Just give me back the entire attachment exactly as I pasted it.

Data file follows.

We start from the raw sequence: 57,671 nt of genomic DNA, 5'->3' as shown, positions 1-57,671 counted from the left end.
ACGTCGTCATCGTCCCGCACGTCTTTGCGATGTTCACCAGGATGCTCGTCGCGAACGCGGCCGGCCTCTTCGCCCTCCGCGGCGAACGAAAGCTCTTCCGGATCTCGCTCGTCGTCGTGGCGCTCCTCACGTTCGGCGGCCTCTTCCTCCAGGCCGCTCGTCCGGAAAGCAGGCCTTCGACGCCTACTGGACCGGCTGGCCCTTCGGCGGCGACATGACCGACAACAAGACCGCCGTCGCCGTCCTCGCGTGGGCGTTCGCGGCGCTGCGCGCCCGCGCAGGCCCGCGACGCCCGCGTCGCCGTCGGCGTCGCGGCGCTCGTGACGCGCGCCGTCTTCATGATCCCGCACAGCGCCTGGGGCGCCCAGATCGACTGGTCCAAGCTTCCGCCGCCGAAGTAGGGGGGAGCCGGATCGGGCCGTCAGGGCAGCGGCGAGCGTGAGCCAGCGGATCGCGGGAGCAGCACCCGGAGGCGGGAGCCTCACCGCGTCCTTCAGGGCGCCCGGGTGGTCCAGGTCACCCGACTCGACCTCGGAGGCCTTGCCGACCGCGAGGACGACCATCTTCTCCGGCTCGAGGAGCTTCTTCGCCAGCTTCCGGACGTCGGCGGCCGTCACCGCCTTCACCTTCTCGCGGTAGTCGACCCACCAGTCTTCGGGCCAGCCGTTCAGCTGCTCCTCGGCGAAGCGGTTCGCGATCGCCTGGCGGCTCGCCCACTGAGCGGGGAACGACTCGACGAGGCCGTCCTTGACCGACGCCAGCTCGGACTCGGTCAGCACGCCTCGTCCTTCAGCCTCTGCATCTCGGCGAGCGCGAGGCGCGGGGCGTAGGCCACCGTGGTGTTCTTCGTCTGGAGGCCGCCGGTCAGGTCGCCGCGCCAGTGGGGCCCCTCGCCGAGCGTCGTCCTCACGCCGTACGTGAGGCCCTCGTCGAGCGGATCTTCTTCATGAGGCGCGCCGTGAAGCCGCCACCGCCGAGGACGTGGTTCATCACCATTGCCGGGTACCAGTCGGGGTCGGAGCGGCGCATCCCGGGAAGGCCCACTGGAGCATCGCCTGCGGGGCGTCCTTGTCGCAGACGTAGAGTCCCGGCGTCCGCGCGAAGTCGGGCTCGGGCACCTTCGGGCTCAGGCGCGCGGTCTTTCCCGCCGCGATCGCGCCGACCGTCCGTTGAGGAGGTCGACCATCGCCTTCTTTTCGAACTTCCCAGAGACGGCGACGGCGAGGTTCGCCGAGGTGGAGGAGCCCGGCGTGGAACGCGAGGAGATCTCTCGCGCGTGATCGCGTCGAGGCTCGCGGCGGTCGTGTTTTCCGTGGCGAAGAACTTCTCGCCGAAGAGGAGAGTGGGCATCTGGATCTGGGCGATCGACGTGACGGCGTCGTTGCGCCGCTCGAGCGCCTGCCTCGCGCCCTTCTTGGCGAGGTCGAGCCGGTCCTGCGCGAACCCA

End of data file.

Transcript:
We start from the raw sequence: 57,671 nt of genomic DNA, 5'->3' as shown, positions 1-57,671 counted from the left end.
ACGTCGTCATCGTCCCGCACGTCTTTGCGATGTTCACCAGGATGCTCGTCGCGAACGCGGCCGGCCTCTTCGCCCTCCGCGGCGAACGAAAGCTCTTCCGGATCTCGCTCGTCGTCGTGGCGCTCCTCACGTTCGGCGGCCTCTTCCTCCAGGCCGCTCGTCCGGAAAGCAGGCCTTCGACGCCTACTGGACCGGCTGGCCCTTCGGCGGCGACATGACCGACAACAAGACCGCCGTCGCCGTCCTCGCGTGGGCGTTCGCGGCGCTGCGCGCCCGCGCAGGCCCGCGACGCCCGCGTCGCCGTCGGCGTCGCGGCGCTCGTGACGCGCGCCGTCTTCATGATCCCGCACAGCGCCTGGGGCGCCCAGATCGACTGGTCCAAGCTTCCGCCGCCGAAGTAGGGGGGAGCCGGATCGGGCCGTCAGGGCAGCGGCGAGCGTGAGCCAGCGGATCGCGGGAGCAGCACCCGGAGGCGGGAGCCTCACCGCGTCCTTCAGGGCGCCCGGGTGGTCCAGGTCACCCGACTCGACCTCGGAGGCCTTGCCGACCGCGAGGACGACCATCTTCTCCGGCTCGAGGAGCTTCTTCGCCAGCTTCCGGACGTCGGCGGCCGTCACCGCCTTCACCTTCTCGCGGTAGTCGACCCACCAGTCTTCGGGCCAGCCGTTCAGCTGCTCCTCGGCGAAGCGGTTCGCGATCGCCTGGCGGCTCGCCCACTGAGCGGGGAACGACTCGACGAGGCCGTCCTTGACCGACGCCAGCTCGGACTCGGTCAGCACGCCTCGTCCTTCAGCCTCTGCATCTCGGCGAGCGCGAGGCGCGGGGCGTAGGCCACCGTGGTGTTCTTCGTCTGGAGGCCGCCGGTCAGGTCGCCGCGCCAGTGGGGCCCCTCGCCGAGCGTCGTCCTCACGCCGTACGTGAGGCCCTCGTCGAGCGGATCTTCTTCATGAGGCGCGCCGTGAAGCCGCCACCGCCGAGGACGTGGTTCATCACCATTGCCGGGTACCAGTCGGGGTCGGAGCGGCGCATCCCGGGAAGGCCCACTGGAGCATCGCCTGCGGGGCGTCCTTGTCGCAGACGTAGAGTCCCGGCGTCCGCGCGAAGTCGGGCTCGGGCACCTTCGGGCTCAGGCGCGCGGTCTTTCCCGCCGCGATCGCGCCGACCGTCCGTTGAGGAGGTCGACCATCGCCTTCTTTTCGAACTTCCCAGAGACGGCGACGGCGAGGTTCGCCGAGGTGGAGGAGCCCGGCGTGGAACGCGAGGAGATCTCTCGCGCGTGATCGCGTCGAGGCTCGCGGCGGTCGTGTTTTCCGTGGCGAAGAACTTCTCGCCGAAGAGGAGAGTGGGCATCTGGATCTGGGCGATCGACGTGACGGCGTCGTTGCGCCGCTCGAGCGCCTGCCTCGCGCCCTTCTTGGCGAGGTCGAGCCGGTCCTGCGCGAACCCA